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Title: Corporate restructuring, governance reform and international listing in China's leading corporations
Author: Tobin, Damian.
Awarding Body: School of Oriental and African Studies (University of London)
Current Institution: SOAS, University of London
Date of Award: 2006
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This thesis seeks to examme how the mechanism of international listing facilitates the adoption of better corporate governance practices in China's large state enterprises (SOEs). It argues that the causes of poor corporate governance in China's large SOEs are rooted in the discretion of policy makers to re-optimise policy decisions and the consequent opportunistic behaviour of management. Distinguishing itself from the popular view in recent literature, which suggests that in order to facilitate capital market development emerging economies should adopt governance systems that offer strong legal protection for investors, this thesis presents a historical review of the emergence of the joint stock company in the US and UK, which indicates that the absence of formal legal protection did not overly hinder the development of capital markets, or prevent large firms from raising significant sums of external equity. To better understand how international listing works in China, this thesis suggests an analytical paradigm which integrates the property rights perspective in economics and the resource-dependence perspective in management. An application of this integrated paradigm to the Chinese context shows that the ability of firms to overcome institutional constraints are to be sought, not just in the firm's ability to adapt to changes in its property rights configuration, but the interplay between changes in property rights and the firm-specific resources that enable it to respond innovatively to changes in its environment. The studies of the banking, telecommunication, and oil industries indicates that international listing can provide an effective mechanism to mitigate weak governance practices, provided enterprises are prepared to bond themselves, install more credible monitoring controls, and meet higher standards of corporate governance. Listing imposes a set of consistent rules on state enterprises, induces corporate restructuring and subjects enterprise management to external monitoring by international capital markets. By changing the institutional rules and incentives for management, it also provided management with the incentives to identify areas where they can legitimately pursue commercial activities. The findings suggest that a more immediate constraint for management in these industries is a lack of familiarity with the market mechanism.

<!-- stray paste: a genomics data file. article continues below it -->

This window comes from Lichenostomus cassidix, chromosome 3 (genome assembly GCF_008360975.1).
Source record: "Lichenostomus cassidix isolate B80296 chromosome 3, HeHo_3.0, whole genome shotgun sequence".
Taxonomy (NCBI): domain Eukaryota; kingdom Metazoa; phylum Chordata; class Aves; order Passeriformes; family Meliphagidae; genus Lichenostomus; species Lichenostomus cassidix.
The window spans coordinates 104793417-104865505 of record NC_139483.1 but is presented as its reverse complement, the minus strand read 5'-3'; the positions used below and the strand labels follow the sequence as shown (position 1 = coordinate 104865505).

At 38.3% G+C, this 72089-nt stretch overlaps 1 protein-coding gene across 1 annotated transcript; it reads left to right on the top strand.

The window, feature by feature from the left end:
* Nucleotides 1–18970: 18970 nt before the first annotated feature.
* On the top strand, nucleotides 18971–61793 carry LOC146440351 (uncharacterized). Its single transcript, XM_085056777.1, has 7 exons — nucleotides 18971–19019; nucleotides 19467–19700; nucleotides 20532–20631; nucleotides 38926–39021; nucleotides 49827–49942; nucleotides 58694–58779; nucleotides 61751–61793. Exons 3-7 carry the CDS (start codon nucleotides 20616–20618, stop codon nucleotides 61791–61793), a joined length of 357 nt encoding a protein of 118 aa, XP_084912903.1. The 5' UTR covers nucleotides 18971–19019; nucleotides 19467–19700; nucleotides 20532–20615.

Supervisor: Not available Sponsor: Not available
Qualification Name: Thesis (Ph.D.) Qualification Level: Doctoral
EThOS ID:  DOI: Not available